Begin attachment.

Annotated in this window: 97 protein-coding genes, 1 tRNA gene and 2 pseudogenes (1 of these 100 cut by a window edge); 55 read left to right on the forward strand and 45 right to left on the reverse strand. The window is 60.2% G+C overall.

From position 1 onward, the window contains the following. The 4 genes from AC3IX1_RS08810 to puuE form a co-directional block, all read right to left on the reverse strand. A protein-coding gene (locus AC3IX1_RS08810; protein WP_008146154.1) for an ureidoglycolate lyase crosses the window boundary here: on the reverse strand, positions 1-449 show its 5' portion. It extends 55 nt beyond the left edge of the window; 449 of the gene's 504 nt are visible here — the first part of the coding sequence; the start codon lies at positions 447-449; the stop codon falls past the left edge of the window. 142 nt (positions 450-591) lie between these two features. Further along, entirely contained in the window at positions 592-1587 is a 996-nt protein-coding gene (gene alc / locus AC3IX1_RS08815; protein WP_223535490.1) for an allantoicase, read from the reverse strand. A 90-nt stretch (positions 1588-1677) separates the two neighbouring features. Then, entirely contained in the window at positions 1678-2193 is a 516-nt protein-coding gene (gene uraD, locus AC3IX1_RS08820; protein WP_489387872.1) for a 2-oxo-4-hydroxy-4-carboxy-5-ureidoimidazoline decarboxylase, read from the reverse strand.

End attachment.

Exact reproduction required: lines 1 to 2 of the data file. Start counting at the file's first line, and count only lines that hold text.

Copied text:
Annotated in this window: 97 protein-coding genes, 1 tRNA gene and 2 pseudogenes (1 of these 100 cut by a window edge); 55 read left to right on the forward strand and 45 right to left on the reverse strand. The window is 60.2% G+C overall.

From position 1 onward, the window contains the following. The 4 genes from AC3IX1_RS08810 to puuE form a co-directional block, all read right to left on the reverse strand. A protein-coding gene (locus AC3IX1_RS08810; protein WP_008146154.1) for an ureidoglycolate lyase crosses the window boundary here: on the reverse strand, positions 1-449 show its 5' portion. It extends 55 nt beyond the left edge of the window; 449 of the gene's 504 nt are visible here — the first part of the coding sequence; the start codon lies at positions 447-449; the stop codon falls past the left edge of the window. 142 nt (positions 450-591) lie between these two features. Further along, entirely contained in the window at positions 592-1587 is a 996-nt protein-coding gene (gene alc / locus AC3IX1_RS08815; protein WP_223535490.1) for an allantoicase, read from the reverse strand. A 90-nt stretch (positions 1588-1677) separates the two neighbouring features. Then, entirely contained in the window at positions 1678-2193 is a 516-nt protein-coding gene (gene uraD, locus AC3IX1_RS08820; protein WP_489387872.1) for a 2-oxo-4-hydroxy-4-carboxy-5-ureidoimidazoline decarboxylase, read from the reverse strand.